Southern Arizona Symphony Orchestra debuts chorus, closes season with a Beethoven first

Southern Arizona Symphony Orchestra will debut its SASO Chorus this weekend in a season finale that people will likely still be talking about when the volunteer orchestra picks up next season.

The orchestra has assembled a volunteer chorus of 50 voices — vocalists moonlighting from other community and professional choirs and church ensembles — for its first-ever performance of Beethoven’s seminal Ninth Symphony. Before the Ninth, no composer had dared to cast a choir in a leading role of a symphony.

“It is considered still the best symphony ever written,” said SASO Conductor and Artistic Director Linus Lerner, who called it a “monster of all symphonies” that often serves as a marker of a professional career. “There is the before Beethoven’s Ninth and the after Beethoven’s Ninth.”

“It’s really a massive piece from every way you look at it both technically and the scale of it,” said longtime SASO violist Tim Secomb. “It is really very significant as far as I’m concerned. We’ve done all of the Beethoven Symphonies, but not the No. 9. It is a major undertaking to put it on.”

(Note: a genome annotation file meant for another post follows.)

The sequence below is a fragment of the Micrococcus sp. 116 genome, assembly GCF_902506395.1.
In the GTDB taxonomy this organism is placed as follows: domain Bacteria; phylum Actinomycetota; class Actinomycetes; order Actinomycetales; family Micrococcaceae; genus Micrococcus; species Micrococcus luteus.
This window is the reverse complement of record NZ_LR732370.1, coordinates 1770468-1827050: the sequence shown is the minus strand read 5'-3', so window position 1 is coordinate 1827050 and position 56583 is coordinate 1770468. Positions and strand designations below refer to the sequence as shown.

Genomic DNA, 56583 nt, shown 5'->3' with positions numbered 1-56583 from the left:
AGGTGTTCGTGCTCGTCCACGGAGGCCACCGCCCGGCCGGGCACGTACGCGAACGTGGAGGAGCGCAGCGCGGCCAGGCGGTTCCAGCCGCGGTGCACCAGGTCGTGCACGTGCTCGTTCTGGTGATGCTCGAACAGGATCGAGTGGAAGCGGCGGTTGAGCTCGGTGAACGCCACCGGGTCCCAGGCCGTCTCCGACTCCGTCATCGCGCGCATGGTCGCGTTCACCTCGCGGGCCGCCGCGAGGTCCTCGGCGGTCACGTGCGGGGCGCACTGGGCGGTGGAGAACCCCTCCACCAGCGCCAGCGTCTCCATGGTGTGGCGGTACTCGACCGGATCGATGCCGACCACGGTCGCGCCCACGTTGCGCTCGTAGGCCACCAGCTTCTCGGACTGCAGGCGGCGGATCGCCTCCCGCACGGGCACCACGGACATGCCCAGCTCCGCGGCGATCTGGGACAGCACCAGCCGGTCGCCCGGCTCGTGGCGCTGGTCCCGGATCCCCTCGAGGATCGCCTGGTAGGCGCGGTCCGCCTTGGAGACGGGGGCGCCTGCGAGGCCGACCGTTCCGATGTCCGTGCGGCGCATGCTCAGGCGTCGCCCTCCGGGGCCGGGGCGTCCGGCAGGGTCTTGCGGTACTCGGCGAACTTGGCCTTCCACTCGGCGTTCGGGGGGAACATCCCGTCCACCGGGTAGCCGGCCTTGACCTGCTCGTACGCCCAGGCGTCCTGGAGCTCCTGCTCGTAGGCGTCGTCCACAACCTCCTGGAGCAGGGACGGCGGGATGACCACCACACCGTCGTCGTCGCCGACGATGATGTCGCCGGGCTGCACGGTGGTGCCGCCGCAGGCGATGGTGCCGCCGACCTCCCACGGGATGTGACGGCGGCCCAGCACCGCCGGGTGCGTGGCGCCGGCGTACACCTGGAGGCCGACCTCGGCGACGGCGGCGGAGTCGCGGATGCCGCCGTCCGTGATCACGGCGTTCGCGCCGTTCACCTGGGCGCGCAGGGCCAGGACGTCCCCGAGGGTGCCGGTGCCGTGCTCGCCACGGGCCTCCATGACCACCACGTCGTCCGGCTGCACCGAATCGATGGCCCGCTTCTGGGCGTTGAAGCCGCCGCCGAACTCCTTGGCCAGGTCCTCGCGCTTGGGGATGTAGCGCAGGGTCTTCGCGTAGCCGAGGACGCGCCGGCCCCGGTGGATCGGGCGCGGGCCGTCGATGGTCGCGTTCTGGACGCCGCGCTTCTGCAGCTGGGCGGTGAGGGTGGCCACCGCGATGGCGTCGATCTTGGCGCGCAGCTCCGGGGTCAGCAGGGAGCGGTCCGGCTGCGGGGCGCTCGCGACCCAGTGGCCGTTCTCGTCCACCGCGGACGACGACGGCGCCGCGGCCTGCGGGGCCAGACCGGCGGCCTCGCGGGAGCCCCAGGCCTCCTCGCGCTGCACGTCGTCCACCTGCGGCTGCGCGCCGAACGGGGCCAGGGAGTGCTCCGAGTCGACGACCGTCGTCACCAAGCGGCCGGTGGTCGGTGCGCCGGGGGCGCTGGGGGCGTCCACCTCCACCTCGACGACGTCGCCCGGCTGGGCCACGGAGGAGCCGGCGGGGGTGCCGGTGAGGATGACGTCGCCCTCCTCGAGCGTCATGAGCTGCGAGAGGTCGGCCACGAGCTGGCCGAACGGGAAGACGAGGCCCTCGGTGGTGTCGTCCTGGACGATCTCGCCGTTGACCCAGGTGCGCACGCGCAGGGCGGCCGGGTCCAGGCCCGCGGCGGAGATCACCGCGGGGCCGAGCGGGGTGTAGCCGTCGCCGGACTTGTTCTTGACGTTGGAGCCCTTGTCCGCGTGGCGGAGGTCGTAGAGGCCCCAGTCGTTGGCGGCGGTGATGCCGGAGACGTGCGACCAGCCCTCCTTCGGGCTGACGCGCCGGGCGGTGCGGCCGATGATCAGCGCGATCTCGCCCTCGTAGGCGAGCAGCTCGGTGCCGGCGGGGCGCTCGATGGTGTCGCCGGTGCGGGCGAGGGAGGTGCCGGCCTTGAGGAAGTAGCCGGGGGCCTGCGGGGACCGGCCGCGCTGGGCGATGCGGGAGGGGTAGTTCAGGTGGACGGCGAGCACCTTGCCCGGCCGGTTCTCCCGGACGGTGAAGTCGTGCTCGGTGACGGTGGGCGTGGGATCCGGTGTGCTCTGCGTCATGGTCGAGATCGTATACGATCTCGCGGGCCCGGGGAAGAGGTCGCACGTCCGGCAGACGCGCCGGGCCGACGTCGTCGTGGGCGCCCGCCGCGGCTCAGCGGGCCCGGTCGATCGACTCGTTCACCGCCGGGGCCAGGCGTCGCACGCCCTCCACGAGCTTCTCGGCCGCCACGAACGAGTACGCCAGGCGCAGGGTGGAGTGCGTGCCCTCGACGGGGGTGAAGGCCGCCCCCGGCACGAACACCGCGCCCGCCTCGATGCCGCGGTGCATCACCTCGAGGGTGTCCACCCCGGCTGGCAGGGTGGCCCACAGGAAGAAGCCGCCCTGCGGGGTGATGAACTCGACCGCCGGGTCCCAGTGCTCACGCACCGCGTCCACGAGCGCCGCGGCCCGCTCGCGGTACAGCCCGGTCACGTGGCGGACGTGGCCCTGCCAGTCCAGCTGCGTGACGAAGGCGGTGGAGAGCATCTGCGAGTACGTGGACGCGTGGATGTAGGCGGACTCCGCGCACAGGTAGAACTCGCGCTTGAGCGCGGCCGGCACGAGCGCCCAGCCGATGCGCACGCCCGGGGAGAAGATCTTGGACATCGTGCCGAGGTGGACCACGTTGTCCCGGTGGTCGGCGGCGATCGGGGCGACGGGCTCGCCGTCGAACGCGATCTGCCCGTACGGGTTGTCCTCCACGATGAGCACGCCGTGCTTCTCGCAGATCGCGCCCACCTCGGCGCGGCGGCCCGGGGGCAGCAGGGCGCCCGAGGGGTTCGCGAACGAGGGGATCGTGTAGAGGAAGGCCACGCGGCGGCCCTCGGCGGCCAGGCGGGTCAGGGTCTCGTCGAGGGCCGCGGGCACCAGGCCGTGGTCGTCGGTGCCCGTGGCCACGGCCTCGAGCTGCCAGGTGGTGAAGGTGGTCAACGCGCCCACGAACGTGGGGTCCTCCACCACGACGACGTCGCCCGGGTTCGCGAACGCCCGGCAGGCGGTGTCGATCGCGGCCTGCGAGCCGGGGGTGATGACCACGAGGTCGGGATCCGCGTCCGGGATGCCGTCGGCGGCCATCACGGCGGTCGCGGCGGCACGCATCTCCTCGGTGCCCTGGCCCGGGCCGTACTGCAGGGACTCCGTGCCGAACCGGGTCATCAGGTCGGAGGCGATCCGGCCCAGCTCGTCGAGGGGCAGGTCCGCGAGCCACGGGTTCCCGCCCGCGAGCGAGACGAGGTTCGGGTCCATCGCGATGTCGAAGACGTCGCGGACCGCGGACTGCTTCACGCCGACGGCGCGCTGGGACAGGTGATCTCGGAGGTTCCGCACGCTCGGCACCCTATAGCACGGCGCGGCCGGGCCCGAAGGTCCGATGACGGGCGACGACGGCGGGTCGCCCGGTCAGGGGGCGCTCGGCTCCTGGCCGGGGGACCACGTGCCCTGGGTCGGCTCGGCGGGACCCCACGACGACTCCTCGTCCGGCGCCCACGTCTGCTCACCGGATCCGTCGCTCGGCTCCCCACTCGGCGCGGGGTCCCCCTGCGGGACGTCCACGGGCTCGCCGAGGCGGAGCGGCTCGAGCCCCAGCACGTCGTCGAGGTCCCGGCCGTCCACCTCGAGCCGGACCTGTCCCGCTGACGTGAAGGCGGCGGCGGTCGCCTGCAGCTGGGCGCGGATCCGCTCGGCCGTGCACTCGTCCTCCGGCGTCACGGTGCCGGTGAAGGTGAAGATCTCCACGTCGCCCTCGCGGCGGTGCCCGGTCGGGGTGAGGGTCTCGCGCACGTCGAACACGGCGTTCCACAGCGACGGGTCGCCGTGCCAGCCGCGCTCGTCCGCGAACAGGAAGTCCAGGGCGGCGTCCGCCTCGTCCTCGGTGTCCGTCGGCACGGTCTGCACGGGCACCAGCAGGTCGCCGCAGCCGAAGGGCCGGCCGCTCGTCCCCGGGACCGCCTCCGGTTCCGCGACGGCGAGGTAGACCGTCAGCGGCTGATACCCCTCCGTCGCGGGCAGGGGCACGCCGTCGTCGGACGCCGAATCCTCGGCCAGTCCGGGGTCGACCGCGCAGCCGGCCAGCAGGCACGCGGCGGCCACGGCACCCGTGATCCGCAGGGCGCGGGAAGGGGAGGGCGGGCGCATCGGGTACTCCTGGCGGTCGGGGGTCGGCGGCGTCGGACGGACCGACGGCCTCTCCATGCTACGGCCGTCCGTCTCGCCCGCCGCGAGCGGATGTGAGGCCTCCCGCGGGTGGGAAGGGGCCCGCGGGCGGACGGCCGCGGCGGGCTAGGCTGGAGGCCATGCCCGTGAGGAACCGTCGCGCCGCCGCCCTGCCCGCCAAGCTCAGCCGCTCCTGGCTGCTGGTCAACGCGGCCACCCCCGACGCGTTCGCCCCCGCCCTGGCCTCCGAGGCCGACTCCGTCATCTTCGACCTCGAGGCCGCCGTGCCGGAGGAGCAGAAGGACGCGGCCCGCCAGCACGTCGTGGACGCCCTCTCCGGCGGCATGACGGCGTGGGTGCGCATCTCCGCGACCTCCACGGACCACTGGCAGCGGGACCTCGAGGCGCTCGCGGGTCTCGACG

“It just feels like climbing a mountain or something,” added Secomb, who has played with SASO 33 years. “There’s clichés about it but I’m discovering them for myself. That’s probably why we’ve never done it before.”

The newly christened SASO Chorus will share the stage with 70 instrumentalists and four guest vocal soloists from Mexico. The soloists were winners of the 2013 Oaxaca Opera Festival, which Lerner founded and directs in Oaxaca, Mexico. SASO was part of last August’s inaugural festival and will return this year, Lerner said.

“The idea we are developing is that we will have a chorus we can call on for some seasons,” said Secomb, who also has served for years on SASO’s board.

This weekend’s concerts marks the first time either Lerner or Secomb have ever performed the Ninth, which Lerner paired with Shostakovich’s Festive Overture. The program also includes Rodrigo’s Concierto de Aranjuez featuring Brazilian guitarist Roberto Capocchi.

“It’s going to be a hard program to top with these three pieces together,” Lerner said.

The orchestra will perform the concert three times this weekend including on Monday night at Pima Community College. It also will release its debut CD, a compilation of works composed by Tucsonans that the orchestra played throughout the season.

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